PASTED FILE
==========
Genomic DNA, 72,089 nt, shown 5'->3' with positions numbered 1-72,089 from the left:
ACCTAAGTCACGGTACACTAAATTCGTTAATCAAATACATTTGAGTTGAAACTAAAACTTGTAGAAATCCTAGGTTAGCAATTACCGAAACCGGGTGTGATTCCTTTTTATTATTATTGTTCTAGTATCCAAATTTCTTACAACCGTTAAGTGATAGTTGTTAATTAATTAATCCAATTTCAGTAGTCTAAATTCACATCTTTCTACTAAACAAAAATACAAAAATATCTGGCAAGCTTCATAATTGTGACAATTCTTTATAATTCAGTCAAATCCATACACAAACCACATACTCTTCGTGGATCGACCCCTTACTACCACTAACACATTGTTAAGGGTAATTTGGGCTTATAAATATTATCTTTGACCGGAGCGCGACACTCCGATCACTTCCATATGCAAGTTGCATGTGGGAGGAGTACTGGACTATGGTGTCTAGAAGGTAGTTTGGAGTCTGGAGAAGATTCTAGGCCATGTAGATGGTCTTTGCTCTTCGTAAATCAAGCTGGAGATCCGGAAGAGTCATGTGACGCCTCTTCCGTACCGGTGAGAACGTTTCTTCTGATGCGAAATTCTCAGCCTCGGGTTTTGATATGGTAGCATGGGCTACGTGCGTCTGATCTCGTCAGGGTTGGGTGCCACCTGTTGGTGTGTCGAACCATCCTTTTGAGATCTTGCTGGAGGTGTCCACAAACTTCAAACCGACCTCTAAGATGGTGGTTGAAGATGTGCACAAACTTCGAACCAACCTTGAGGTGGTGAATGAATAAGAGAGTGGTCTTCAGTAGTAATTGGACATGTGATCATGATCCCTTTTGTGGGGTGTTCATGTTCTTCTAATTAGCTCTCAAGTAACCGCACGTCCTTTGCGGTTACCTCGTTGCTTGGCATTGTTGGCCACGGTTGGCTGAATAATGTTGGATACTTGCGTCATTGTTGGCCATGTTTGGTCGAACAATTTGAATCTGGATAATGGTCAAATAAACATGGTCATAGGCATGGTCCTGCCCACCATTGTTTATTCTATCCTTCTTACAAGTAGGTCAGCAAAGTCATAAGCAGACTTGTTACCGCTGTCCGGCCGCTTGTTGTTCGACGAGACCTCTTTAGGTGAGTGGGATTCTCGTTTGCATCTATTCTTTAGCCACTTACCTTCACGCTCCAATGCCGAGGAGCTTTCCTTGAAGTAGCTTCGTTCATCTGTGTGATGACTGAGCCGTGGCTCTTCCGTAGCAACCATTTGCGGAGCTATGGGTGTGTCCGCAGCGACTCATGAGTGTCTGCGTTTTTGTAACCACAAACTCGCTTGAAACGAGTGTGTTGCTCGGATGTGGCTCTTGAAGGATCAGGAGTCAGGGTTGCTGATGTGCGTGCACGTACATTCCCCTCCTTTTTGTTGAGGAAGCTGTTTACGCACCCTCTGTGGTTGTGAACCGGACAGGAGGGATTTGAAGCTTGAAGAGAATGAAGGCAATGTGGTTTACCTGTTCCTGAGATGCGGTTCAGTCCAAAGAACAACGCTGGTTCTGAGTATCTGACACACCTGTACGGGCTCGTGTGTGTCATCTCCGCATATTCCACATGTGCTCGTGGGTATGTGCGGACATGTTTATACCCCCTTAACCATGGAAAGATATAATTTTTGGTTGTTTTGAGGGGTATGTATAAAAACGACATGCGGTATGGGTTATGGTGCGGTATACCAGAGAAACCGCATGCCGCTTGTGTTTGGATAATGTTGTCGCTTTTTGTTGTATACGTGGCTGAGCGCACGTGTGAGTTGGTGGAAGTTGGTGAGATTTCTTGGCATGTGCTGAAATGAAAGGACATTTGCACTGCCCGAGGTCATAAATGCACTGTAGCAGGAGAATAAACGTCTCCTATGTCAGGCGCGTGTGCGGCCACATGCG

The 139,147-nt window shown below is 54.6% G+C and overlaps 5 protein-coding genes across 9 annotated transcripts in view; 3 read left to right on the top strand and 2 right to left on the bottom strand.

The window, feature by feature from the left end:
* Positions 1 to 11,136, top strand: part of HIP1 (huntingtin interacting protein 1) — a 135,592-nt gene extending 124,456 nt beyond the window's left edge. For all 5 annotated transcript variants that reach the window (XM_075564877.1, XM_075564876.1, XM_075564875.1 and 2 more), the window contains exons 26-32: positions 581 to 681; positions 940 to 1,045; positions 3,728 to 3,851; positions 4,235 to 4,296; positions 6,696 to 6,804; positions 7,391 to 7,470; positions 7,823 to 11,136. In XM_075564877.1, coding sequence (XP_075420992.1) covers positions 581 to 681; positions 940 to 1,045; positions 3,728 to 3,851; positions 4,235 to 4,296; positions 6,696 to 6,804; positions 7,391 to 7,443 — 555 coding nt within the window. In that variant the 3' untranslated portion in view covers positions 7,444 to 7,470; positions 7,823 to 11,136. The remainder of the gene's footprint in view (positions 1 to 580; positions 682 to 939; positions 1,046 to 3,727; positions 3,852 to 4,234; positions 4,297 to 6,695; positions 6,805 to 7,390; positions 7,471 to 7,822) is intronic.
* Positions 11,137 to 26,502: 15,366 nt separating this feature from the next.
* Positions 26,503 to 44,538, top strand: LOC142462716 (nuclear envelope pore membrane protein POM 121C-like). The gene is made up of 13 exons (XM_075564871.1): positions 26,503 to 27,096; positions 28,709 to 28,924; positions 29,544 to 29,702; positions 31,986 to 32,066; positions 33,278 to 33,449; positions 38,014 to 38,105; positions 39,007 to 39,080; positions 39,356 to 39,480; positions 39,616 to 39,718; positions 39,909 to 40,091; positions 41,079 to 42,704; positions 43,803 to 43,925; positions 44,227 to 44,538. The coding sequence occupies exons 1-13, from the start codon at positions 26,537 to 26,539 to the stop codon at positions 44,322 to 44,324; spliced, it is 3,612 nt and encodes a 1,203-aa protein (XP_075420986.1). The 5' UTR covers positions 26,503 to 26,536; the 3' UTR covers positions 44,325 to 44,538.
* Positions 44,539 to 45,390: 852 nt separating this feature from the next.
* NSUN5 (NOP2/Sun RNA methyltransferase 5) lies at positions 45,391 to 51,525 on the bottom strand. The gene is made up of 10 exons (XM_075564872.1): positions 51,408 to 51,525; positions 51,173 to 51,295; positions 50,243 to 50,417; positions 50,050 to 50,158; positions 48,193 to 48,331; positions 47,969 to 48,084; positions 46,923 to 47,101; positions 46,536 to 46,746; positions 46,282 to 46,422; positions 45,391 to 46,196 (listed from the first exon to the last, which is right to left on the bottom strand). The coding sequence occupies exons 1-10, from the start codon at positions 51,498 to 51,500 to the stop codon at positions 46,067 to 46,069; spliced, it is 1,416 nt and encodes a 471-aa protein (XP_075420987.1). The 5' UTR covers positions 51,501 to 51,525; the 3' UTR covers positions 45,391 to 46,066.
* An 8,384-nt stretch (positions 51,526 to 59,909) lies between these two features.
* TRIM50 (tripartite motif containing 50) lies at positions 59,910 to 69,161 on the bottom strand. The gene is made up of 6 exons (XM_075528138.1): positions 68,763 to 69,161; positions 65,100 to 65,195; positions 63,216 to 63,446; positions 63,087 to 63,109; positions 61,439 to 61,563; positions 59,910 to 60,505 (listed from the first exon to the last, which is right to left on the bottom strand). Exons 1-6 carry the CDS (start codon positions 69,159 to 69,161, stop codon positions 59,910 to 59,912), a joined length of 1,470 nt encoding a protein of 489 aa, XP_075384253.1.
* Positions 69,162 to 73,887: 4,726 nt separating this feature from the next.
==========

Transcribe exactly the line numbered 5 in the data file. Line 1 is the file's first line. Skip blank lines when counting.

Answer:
* Positions 1 to 11,136, top strand: part of HIP1 (huntingtin interacting protein 1) — a 135,592-nt gene extending 124,456 nt beyond the window's left edge. For all 5 annotated transcript variants that reach the window (XM_075564877.1, XM_075564876.1, XM_075564875.1 and 2 more), the window contains exons 26-32: positions 581 to 681; positions 940 to 1,045; positions 3,728 to 3,851; positions 4,235 to 4,296; positions 6,696 to 6,804; positions 7,391 to 7,470; positions 7,823 to 11,136. In XM_075564877.1, coding sequence (XP_075420992.1) covers positions 581 to 681; positions 940 to 1,045; positions 3,728 to 3,851; positions 4,235 to 4,296; positions 6,696 to 6,804; positions 7,391 to 7,443 — 555 coding nt within the window. In that variant the 3' untranslated portion in view covers positions 7,444 to 7,470; positions 7,823 to 11,136. The remainder of the gene's footprint in view (positions 1 to 580; positions 682 to 939; positions 1,046 to 3,727; positions 3,852 to 4,234; positions 4,297 to 6,695; positions 6,805 to 7,390; positions 7,471 to 7,822) is intronic.